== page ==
Glitter Quickies: Photo Gallery
Pictures that may or may not have inspired Todd Haynes in the design of "Velvet Goldmine". Does anything look familiar?
A picture is worth a thousand wanks--I mean, words
Imitated also by John Cameron Mitchell in the glam musical, "Hedwig and the Angry Inch"
Warhol's Superstars, 1965: (top l to r) Nico, Brigid Polk, Louis Waldon, Taylor Mead, Ultra Violet, Paul Morrissey, Viva, International Velvet, unknown; (bottom l to r) Ingrid Superstar, Ondine, Tom Baker, Tiger Morse, Billy Name, Warhol.
Brian Eno: Where did you get those feathers, eh?
Lou before Glam
Lou after Glam
"The Man Who Sold The World"
Ziggy and The Spiders
Bowie on the inside cover of "Man Who Sold The World"
Bowie, Iggy, and Lou at the infamous press conference
(Manager Tony DeFries is visible behind Iggy)
Iggy, in silver pants (note stack heels)
Glitter Quickies: Famous Little Moments in Glam Rock
The following may or may not be true, but are the glittering stories and tidbits that legends are made of:
"I think rock should be tarted up, made into a prostitute, a parody of itself. It should be the clown, the Pierrot medium."--David Bowie, April 1971 (From Barney Hoskyn's "Glam!")
"'June [Marc Bolan's wife] employed Tony Secunda's wife, Chelita, as T. Rex's publicist, and Chelita saw that Marc was very pretty.' Bolan made the spur-of-the-moment decision to let Chelita put glitter under his eyes before appearing on Top of the Pops. ' Chelita was the first person to really make up Marc. She didn't just put some eye make-up on him, she threw glitter on his cheeks.' Marc claimed he'd done it purely for a laugh and thought no more about it, but at the next T. Rex gig he was greeted by the sight of hundreds of beglittered fans." (From Barney Hoskyn's "Glam!", with quotes from Tony Visconti)
Lindsay Kemp, who ran the influential Underground Mime Troupe that David Bowie belonged to in the 1960's, appears in VG as the cabaret singer performing "A Little of What You Fancy Does You Good".
"Do you jive?"--David Bowie's first words to Angela Bowie at a King Crimson press party, 1968
Angela Bowie on househunting with Lou Reed: "...[Lou] brought his friends with him...and his friends, let me tell you were amazing...both very young; both utterly, almost astonishingly gorgeous, with ash-blond curls and heart-shaped faces, their eyebrows and eyelashes as dark as if they'd been dyed, their bodies slight, sweet, and slender; different in that one was a boy and one a girl, and similar in that they were brother and sister. 'Angie, I'd like you to meet my boyfriend and my girlfriend,' Lou said very matter-of-factly..." (note in the script for VG, Slade's entourage first encounters Curt Wild flanked by male-female androgynous twins)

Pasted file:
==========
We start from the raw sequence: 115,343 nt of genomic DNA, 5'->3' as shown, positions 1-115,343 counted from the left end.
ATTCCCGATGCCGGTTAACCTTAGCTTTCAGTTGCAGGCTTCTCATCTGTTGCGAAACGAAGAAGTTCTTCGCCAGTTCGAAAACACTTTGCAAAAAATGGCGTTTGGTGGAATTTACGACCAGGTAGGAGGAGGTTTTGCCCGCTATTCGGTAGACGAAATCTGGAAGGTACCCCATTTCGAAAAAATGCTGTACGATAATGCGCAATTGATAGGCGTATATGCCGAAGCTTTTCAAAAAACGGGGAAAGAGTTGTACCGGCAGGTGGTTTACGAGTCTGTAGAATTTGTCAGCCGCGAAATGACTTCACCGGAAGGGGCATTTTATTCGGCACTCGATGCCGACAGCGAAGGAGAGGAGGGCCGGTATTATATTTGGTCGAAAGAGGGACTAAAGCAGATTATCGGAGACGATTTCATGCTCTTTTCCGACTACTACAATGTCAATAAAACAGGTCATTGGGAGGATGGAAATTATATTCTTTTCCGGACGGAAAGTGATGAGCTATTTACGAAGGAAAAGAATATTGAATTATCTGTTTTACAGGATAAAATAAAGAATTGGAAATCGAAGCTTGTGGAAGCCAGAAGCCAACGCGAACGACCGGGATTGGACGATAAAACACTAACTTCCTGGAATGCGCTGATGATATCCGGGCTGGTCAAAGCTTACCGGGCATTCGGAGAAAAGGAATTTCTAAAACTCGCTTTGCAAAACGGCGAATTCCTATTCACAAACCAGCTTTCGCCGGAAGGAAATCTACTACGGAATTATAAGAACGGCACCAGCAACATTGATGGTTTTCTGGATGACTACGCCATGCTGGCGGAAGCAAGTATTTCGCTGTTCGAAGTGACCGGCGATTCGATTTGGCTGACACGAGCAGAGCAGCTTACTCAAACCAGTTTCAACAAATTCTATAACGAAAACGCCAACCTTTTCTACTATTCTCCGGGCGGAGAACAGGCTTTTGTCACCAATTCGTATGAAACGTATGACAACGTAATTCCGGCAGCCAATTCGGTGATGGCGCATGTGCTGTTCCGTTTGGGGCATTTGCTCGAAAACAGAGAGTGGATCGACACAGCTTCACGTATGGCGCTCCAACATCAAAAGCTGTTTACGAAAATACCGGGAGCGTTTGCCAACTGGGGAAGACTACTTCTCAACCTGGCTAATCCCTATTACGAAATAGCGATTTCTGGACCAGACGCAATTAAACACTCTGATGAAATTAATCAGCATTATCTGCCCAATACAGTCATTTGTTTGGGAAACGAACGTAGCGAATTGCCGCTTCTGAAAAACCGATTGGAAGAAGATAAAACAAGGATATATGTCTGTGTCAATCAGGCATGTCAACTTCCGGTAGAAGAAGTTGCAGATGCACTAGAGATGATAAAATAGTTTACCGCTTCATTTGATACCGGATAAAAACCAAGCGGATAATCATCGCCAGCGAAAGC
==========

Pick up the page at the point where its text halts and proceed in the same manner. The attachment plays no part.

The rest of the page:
Iggy Pop on Tony Defries, Bowie's manager: "I thought, People will go for this guy. He had a big cigar and a big pointed nose and a great big Afro and a smug look on his face and an English accent and a big fur coat and a belly. And to the people who were running the American industry it just spelled 'Hot Manager'!" (From Barney Hoskyn's "Glam!")
July 1972: Iggy Pop lacerates his chest onstage at Max's Kansas City, reportedly on account of groupie and scenester (and mother of Liv Tyler) Bebe Buell (From Barney Hoskyn's "Glam!")
|Separated at Birth?|
and Brian Slade?
Oliver Reed (R.I.P.) in "Tommy"...
and Jerry Devine?
Daniel Ash from Bauhaus/Love and Rockets...
(More about Bauhaus below)
and Ray from the Flaming Creatures?
Bauhaus: Goth as Glam
Despite the political and cutural attitudes of many at the time, bands
of the 80s were clearly drawing inspiration from their Glam idols. The
movement from glam to punk
|RoseBud and I stumbled (pun intended) onto this fabulous exhibit on
our way to catch a flight in mid-January 1999. |
Nearly all of the shoes in the exhibit are sixties-seventies era, most of them well worn. These multi-colored oxfords reminded us awfully of Arthur...
|These feminine beauties are two shades of pink and have silver glitter throughout the polyurethane heels.|
Platform Diva--do not miss this glorious site!
|Pat Hartley, a bit player in Warhol's Factory
scene, told a story in Stephen Shore's gorgeous book of photography,
"The Velvet Years: 1965-1967 (Warhol's Factory)", that resonated with me
and I'd like to share it.
"There seemed to be a lot of sex going on. But it seemed very unthreatening compared with what I was looking at--a heterosexual, grown-up men's dating game, which seemed extremely violent and very frightening. This seemed a whole lot less frightening, definitely less threatening. It seemed as if I was going to get to make a choice as to who or what I was going to sleep with. In these other situations, where you went out with somebody in that way, you started, sort of, losing all your choices. Even in the so-called hip milieu, there was always violence and women getting beat up all the time. All these disastrous love affairs, and things seemed really spooky. What I saw at the Factory didn't freak me out because of what I'd already seen. It actually seemed like a world full of consenting adults, which the outside world didn't seem to be to me."